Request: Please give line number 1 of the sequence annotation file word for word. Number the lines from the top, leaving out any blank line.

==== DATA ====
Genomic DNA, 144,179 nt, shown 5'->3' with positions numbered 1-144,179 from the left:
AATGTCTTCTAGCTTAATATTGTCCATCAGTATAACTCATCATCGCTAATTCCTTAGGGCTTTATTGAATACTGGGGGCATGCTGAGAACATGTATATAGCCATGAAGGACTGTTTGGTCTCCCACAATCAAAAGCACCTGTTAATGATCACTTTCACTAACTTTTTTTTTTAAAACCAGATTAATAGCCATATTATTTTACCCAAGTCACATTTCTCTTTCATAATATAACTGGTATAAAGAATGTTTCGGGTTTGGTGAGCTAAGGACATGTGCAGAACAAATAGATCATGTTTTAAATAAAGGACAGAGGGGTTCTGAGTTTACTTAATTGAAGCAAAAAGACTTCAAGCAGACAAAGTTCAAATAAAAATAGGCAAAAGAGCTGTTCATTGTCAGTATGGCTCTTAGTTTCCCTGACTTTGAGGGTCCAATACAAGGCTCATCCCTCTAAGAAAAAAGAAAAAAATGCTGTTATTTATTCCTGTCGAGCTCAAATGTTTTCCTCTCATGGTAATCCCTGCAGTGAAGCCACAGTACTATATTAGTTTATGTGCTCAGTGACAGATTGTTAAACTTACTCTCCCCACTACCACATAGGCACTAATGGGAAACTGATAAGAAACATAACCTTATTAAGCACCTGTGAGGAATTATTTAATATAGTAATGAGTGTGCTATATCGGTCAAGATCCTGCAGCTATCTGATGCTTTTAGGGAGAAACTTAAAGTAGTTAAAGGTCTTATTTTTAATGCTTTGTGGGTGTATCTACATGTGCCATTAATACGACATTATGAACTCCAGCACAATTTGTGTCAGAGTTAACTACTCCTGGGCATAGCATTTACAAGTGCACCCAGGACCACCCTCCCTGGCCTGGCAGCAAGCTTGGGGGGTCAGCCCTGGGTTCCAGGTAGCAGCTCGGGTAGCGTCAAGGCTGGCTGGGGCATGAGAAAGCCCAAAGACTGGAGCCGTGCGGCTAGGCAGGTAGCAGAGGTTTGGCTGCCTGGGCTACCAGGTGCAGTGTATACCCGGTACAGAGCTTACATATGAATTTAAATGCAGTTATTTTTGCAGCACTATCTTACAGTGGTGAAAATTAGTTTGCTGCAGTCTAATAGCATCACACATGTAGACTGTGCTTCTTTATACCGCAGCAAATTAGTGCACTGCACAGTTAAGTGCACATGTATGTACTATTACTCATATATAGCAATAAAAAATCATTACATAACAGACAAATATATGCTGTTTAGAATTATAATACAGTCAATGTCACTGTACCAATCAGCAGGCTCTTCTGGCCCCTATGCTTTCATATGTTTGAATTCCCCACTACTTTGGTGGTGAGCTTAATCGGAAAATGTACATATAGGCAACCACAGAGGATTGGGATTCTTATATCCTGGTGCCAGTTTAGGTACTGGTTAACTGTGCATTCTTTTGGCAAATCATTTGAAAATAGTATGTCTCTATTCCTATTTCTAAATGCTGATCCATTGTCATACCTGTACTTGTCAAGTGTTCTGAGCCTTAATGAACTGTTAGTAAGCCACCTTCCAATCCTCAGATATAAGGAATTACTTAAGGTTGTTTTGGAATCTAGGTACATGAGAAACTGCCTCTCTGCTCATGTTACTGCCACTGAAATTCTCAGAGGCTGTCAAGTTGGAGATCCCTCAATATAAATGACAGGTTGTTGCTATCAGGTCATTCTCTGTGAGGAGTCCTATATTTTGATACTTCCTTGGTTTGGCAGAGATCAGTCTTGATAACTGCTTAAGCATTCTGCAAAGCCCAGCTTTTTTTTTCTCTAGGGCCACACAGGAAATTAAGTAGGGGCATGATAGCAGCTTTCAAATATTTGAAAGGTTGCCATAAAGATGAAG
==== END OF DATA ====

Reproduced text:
Genomic DNA, 144,179 nt, shown 5'->3' with positions numbered 1-144,179 from the left: